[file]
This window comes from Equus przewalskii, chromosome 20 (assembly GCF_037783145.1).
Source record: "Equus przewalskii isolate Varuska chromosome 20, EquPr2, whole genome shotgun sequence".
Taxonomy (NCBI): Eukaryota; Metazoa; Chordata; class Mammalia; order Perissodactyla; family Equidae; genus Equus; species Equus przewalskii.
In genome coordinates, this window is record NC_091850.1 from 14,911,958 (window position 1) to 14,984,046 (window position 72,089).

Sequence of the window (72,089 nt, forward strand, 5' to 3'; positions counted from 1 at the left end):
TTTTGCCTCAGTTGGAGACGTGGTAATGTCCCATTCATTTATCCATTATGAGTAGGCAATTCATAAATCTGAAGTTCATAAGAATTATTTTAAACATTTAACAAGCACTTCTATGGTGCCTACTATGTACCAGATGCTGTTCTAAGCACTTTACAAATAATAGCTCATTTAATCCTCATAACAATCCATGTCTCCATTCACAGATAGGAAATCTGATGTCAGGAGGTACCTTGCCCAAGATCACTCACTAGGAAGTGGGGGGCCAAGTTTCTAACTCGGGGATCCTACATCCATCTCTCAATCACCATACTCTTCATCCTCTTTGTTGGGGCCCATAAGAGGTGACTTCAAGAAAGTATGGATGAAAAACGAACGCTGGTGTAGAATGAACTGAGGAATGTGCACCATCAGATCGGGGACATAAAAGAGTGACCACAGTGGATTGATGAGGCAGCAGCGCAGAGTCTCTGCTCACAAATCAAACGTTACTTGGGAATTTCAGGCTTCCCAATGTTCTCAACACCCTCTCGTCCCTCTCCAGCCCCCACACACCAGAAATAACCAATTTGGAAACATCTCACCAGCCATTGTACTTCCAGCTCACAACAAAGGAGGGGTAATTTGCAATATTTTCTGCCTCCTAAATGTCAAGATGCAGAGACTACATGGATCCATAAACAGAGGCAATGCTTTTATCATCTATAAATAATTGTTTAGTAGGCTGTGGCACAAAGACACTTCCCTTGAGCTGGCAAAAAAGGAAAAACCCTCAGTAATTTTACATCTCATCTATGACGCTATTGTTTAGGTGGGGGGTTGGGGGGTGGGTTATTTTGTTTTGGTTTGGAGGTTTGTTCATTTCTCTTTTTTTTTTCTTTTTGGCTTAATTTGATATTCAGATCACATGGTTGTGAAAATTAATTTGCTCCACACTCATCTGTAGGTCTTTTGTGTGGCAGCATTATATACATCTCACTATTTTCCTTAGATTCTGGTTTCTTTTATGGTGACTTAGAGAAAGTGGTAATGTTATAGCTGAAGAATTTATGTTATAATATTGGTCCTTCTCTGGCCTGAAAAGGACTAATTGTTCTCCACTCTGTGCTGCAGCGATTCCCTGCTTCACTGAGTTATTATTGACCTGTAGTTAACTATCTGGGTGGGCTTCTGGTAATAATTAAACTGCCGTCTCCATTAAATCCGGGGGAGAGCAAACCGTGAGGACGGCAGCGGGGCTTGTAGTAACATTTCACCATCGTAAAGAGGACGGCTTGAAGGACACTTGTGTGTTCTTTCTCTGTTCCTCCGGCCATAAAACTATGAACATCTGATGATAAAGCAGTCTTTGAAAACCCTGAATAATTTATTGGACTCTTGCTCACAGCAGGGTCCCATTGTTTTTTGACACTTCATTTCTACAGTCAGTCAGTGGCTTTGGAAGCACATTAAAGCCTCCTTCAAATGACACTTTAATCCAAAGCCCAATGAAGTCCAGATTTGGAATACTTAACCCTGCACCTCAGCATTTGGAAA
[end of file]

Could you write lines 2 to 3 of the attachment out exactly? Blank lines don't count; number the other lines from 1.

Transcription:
Source record: "Equus przewalskii isolate Varuska chromosome 20, EquPr2, whole genome shotgun sequence".
Taxonomy (NCBI): Eukaryota; Metazoa; Chordata; class Mammalia; order Perissodactyla; family Equidae; genus Equus; species Equus przewalskii.